Brazil’s Itaú is the bank to watch next year

December 23, 2011

By Rob Cox

The author is a Reuters Breakingviews columnist. The opinions expressed are his own.

Brazil’s Itaú Unibanco bills itself as the “The Global Latin American Bank.” Thing is, it’s not. Or at least, it’s not yet. That may change in the coming year. Itaú’s solid finances, robust market valuation, searing ambitions and a wealth of opportunities from the misfortunes of global rivals make it the bank to watch in 2012.

As many U.S. and European lenders struggle to emerge from their crisis funks, Itaú will increase earnings by at least 10 percent this year and next while return on equity will surpass 20 percent, JPMorgan estimates. Though Brazil’s biggest bank may not be a household name on Wall Street, its attractions haven’t escaped investors. They value the group led by Roberto Setúbal at almost 2.2 times book value, or assets minus liabilities.

As a result, Itaú’s market value exceeds $80 billion, making it 50 percent bigger than Bank of America and more than Goldman Sachs and Morgan Stanley combined. That gives Itaú an attractive currency with which to scour the globe for acquisitions.

South America, where Itaú has beefed up its presence, comes first. It isn’t cheap, particularly in faster-growing markets like Colombia, where Spain’s Santander was a recent seller. But moves by European regulators to force banks, including Santander and cross-town rival BBVA, to raise more capital will lead to further divestitures in the region. Moreover, Santander has shown a willingness to exchange assets for equity. A smaller stake in a faster-growing Itaú could be an attractive option.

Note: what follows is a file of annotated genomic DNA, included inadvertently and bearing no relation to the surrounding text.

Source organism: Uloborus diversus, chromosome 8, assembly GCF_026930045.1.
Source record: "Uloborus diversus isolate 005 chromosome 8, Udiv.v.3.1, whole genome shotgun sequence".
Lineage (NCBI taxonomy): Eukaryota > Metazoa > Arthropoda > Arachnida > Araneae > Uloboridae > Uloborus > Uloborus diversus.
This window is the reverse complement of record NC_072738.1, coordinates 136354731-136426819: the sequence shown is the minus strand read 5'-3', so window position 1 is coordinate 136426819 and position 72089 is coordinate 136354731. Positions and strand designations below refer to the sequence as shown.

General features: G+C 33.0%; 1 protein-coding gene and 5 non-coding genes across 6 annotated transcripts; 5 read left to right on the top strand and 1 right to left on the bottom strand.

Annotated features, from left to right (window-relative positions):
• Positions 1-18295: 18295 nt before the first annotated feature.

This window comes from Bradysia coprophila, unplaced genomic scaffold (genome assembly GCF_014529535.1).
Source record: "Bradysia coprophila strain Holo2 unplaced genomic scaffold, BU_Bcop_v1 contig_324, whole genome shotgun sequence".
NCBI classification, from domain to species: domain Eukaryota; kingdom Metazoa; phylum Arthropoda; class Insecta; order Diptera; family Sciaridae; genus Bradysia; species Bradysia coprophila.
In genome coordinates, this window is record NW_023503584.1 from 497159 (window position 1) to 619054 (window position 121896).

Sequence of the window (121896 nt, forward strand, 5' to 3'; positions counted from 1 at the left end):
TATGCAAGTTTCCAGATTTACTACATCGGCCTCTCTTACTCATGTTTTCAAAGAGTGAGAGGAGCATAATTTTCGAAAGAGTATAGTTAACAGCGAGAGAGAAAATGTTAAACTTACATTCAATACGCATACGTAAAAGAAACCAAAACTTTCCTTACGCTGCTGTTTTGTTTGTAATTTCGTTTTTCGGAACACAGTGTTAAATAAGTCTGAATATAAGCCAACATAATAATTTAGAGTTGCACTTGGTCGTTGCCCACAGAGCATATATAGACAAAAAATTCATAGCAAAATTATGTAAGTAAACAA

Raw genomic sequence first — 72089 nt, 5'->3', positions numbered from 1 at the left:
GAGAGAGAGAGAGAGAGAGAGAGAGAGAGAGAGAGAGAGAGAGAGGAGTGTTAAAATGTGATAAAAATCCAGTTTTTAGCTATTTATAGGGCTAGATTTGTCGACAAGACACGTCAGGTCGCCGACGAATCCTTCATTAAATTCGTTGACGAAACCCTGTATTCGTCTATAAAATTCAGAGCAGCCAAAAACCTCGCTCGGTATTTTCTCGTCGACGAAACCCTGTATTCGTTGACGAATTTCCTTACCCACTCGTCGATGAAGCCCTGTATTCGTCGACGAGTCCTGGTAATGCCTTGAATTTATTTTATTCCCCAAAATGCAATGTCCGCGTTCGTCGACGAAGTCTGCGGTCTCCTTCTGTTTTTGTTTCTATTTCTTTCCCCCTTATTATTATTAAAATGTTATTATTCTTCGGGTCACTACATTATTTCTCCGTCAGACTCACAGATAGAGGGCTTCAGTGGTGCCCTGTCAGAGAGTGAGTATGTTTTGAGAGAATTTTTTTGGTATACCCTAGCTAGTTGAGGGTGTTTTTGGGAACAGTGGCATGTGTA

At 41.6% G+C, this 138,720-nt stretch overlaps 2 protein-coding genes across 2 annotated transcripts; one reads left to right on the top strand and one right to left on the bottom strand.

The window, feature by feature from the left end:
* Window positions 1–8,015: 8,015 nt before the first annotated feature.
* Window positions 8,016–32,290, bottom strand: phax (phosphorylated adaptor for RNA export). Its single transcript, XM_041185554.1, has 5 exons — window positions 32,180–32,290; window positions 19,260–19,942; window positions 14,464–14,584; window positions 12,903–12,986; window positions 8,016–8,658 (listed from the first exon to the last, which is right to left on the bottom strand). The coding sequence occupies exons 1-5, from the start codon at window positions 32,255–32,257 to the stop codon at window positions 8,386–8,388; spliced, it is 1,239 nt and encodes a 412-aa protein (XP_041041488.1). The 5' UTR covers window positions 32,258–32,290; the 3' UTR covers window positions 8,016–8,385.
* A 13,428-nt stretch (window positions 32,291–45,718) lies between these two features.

It’s not clear where Itaú’s broader global ambitions lie. When Merrill Lynch was raising funds during the crisis – and before selling to BofA – Itaú proposed taking control of its Latin American businesses. Should UBS or another firm consider selling its investment bank, Itaú would certainly take a look.

Of course, the fastest-growing area of global banking is in facilitating capital flows between emerging markets, particularly Asia and Latin America. At $50 billion, Standard Chartered would make for a big gulp. But with a superior valuation, the stated ambition of its slogan and many potential bidders out of the picture for now, Itaú demands to be watched far beyond its homeland.

Predictions: Breakingviews is publishing a series of articles over the holiday that look ahead to 2012. The pieces will be collected together in the annual ’Predictions Book,’ produced in print and electronic form early in the New Year.

Comments

Itau is just the first bank of south hemispher since it fusion with Unibanco in 2008. The bank has the oportunity to be a Brazilian bank with a nice economy. In 2012, in spite of the world crisis, the brazil will have a growth of 4% confirmed today by the minister of economy itself, instead of 5.5%. But +4% in 2012 is fantastic, and the Brazil in the envy of tens of countries in the world.

Itau is with Banco do Brasil a sure bank, but personally, I have got a bad experience with it. I m the owner of a company in brazil and asking for money to a brazilian bank is nowadays an absurdity because there is no limit on the interest. You can find loans at 10% (… a month). It s creazy, there are so many laws and no one to limite the interest rate. Well, it s not good for the economy, it s not good for brazilians itself. People started using credit card, and the situation is dramatic because interest are so high that people will have more and more difficulties to reimburse if the government do not vote legislation to limit the rate of interest. Lula didn t do it, neither a Dilma Roussef. Do we have to wait the next president?

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